Wednesday, September 30, 2009


Human is the ultimate go to excuse for slips and fumbles during our daily lives. It's not just an easy way out of situations though, it's how were are. Human's weren't built to have errors, but compared to computers who are either right or wrong, it's human nature to be perfect.

The most common of these errors are slips; one would expect a certain result, but accidentally get it mixed up with a similar activity. For example, Norman explained how he was counting pages and counted "1, 2, 3, 4, 5, 6, 7, 8, 9, 10, Jack, Queen, King, ace." He had been playing cards recently.

Norman also brings up the interest topic of error detection. While it's obvious for the most part if someone slips or not "detection can only take place if there is feed back." In some cases, it is easy to discover that something is wrong, but hard to discover exactly what. In cases like this, often anticipating the result can lead to solving the problem, but sometimes the errors are to far out to make any connection.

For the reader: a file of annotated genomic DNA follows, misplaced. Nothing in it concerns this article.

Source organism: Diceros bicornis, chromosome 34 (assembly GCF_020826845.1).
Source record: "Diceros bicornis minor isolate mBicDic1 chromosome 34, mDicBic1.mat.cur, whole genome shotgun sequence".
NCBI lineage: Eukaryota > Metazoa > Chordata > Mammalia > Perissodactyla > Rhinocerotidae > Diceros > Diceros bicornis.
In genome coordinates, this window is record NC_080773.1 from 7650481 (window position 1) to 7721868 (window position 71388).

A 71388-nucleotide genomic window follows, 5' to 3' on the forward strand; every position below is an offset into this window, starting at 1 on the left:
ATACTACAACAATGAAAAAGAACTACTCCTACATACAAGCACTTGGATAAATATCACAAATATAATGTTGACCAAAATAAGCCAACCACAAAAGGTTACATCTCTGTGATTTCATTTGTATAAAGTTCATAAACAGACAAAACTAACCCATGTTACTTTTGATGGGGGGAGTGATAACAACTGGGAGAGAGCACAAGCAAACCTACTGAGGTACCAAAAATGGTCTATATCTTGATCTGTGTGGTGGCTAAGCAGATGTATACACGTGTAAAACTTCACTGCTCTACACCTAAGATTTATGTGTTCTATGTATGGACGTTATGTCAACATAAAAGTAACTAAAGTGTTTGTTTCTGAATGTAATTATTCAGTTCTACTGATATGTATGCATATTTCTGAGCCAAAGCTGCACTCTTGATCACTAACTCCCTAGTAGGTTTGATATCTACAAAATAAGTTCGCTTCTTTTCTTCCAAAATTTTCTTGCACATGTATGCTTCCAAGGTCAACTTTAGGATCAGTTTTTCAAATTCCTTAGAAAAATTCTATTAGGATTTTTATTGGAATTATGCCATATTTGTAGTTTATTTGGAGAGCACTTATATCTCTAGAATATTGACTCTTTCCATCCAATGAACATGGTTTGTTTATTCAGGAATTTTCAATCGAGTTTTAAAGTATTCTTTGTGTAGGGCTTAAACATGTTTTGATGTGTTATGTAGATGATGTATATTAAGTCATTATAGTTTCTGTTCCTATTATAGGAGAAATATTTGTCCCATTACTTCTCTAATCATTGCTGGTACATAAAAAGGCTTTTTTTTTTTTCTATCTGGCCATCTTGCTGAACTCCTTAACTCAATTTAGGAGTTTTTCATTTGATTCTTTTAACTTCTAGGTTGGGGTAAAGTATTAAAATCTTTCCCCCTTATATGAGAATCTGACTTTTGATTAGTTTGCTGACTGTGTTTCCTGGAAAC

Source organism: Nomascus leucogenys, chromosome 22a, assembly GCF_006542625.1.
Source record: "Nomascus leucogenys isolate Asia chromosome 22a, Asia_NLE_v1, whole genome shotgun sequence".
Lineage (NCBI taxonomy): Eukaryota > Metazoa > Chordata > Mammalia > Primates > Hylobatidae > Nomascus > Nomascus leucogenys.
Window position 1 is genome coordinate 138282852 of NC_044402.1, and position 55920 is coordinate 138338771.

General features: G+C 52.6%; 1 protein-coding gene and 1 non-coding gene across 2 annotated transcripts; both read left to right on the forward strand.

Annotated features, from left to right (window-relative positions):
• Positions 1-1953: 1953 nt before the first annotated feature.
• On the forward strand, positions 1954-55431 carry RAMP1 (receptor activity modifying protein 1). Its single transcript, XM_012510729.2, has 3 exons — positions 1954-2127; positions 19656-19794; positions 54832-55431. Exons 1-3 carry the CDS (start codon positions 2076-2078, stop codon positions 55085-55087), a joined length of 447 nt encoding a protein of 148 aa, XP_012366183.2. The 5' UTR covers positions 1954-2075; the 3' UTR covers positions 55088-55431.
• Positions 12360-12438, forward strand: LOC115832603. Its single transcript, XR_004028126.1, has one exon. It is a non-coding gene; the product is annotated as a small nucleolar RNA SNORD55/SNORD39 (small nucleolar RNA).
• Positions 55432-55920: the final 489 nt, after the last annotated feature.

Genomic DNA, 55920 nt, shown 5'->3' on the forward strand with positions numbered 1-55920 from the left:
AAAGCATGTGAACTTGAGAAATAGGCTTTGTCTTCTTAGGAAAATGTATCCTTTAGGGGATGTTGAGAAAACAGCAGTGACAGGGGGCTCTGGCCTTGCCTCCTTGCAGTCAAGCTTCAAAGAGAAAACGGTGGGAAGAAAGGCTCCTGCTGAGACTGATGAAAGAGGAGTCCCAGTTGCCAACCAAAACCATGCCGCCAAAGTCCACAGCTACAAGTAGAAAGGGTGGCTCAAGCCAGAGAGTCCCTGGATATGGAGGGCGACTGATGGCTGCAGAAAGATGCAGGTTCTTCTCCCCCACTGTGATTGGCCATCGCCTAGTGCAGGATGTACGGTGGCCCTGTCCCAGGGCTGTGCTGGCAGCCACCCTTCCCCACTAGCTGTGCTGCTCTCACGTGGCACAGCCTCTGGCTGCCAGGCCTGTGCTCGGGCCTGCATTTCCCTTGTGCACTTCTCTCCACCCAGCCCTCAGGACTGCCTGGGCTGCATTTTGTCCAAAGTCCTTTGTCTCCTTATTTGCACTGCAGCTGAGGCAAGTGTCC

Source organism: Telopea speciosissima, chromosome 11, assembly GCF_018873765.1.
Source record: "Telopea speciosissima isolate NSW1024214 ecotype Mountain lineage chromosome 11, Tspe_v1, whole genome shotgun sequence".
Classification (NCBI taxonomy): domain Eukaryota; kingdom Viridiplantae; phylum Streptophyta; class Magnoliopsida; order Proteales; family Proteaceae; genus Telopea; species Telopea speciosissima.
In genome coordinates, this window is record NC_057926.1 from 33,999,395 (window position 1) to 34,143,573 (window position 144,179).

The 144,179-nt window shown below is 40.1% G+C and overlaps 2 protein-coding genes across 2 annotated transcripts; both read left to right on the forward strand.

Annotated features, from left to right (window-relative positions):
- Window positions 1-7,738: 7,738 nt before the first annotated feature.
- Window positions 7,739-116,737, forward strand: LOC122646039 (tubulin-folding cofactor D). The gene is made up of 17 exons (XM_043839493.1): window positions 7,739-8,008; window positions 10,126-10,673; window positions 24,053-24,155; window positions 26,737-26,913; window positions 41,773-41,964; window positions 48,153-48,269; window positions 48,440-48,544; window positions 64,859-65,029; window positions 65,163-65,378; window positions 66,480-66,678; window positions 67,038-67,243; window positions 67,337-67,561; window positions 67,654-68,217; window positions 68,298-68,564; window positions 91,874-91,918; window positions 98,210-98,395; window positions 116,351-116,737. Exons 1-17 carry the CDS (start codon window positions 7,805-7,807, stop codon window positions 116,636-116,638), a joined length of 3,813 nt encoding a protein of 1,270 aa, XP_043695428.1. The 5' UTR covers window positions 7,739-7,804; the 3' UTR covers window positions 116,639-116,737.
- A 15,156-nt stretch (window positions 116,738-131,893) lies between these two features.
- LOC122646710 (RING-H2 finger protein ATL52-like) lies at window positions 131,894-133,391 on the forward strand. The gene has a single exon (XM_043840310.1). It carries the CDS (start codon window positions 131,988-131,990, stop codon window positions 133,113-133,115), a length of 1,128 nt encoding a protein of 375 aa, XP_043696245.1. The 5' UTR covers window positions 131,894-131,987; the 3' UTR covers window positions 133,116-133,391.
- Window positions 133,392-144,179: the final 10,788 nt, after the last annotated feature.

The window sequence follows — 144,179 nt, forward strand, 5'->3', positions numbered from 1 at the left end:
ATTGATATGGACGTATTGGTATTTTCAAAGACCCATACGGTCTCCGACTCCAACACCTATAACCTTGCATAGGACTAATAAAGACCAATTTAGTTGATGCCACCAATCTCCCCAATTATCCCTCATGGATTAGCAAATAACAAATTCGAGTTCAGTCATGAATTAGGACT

A seemingly common important error happens with human interaction with machine; computers primarily. A hundred times a day, a little window will pop up asking "Are you sure you want to delete this file?" or something along those lines. More often than not, you do actually want to delete the file, I have gotten so used to just hitting enter or clicking without reading, that I often deleted files I have not meant to. Although this might same kind of drastic, especially because computers work in 1's and 0's the result should be absolute, but computer were designed with error in hand and almost always you can get a file back. Whether it be in the computer's trash can, or saved on another hard drive.

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